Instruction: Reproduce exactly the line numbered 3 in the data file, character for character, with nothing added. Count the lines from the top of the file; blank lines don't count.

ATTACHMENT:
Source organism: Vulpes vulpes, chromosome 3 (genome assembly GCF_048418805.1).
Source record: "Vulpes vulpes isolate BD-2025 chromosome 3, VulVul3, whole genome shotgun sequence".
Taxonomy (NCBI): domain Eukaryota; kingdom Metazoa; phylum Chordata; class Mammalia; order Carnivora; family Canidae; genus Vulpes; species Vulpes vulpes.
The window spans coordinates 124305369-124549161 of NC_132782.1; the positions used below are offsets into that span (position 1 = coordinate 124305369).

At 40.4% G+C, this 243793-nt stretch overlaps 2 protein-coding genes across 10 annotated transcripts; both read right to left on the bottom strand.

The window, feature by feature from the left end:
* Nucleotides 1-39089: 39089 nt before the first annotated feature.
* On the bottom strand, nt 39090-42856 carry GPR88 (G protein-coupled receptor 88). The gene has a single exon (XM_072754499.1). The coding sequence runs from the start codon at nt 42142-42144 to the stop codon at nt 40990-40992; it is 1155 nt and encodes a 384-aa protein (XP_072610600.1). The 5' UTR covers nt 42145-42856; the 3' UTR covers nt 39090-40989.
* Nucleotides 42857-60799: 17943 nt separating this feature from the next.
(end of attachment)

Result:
Taxonomy (NCBI): domain Eukaryota; kingdom Metazoa; phylum Chordata; class Mammalia; order Carnivora; family Canidae; genus Vulpes; species Vulpes vulpes.